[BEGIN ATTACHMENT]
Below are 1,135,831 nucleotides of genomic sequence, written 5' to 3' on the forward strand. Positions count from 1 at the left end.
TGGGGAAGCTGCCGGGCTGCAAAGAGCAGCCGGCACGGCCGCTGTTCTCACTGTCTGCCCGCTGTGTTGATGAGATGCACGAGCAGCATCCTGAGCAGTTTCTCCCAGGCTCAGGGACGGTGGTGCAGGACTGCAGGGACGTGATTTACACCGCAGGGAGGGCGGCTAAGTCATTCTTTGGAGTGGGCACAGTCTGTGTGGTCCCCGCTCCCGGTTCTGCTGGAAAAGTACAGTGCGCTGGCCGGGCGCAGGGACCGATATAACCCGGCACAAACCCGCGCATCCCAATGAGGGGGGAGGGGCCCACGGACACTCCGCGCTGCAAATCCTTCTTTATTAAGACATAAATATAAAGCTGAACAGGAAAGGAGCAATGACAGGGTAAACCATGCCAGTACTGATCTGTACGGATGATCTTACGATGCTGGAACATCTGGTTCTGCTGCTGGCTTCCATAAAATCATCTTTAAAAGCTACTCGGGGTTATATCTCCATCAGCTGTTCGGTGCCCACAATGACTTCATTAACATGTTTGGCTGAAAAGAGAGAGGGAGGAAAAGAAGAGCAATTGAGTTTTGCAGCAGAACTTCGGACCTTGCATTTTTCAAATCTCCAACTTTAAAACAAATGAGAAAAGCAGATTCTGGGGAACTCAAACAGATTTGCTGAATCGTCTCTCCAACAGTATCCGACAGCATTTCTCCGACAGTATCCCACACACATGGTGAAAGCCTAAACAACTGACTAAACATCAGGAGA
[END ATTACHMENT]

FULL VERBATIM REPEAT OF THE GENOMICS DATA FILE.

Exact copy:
Below are 1,135,831 nucleotides of genomic sequence, written 5' to 3' on the forward strand. Positions count from 1 at the left end.
TGGGGAAGCTGCCGGGCTGCAAAGAGCAGCCGGCACGGCCGCTGTTCTCACTGTCTGCCCGCTGTGTTGATGAGATGCACGAGCAGCATCCTGAGCAGTTTCTCCCAGGCTCAGGGACGGTGGTGCAGGACTGCAGGGACGTGATTTACACCGCAGGGAGGGCGGCTAAGTCATTCTTTGGAGTGGGCACAGTCTGTGTGGTCCCCGCTCCCGGTTCTGCTGGAAAAGTACAGTGCGCTGGCCGGGCGCAGGGACCGATATAACCCGGCACAAACCCGCGCATCCCAATGAGGGGGGAGGGGCCCACGGACACTCCGCGCTGCAAATCCTTCTTTATTAAGACATAAATATAAAGCTGAACAGGAAAGGAGCAATGACAGGGTAAACCATGCCAGTACTGATCTGTACGGATGATCTTACGATGCTGGAACATCTGGTTCTGCTGCTGGCTTCCATAAAATCATCTTTAAAAGCTACTCGGGGTTATATCTCCATCAGCTGTTCGGTGCCCACAATGACTTCATTAACATGTTTGGCTGAAAAGAGAGAGGGAGGAAAAGAAGAGCAATTGAGTTTTGCAGCAGAACTTCGGACCTTGCATTTTTCAAATCTCCAACTTTAAAACAAATGAGAAAAGCAGATTCTGGGGAACTCAAACAGATTTGCTGAATCGTCTCTCCAACAGTATCCGACAGCATTTCTCCGACAGTATCCCACACACATGGTGAAAGCCTAAACAACTGACTAAACATCAGGAGA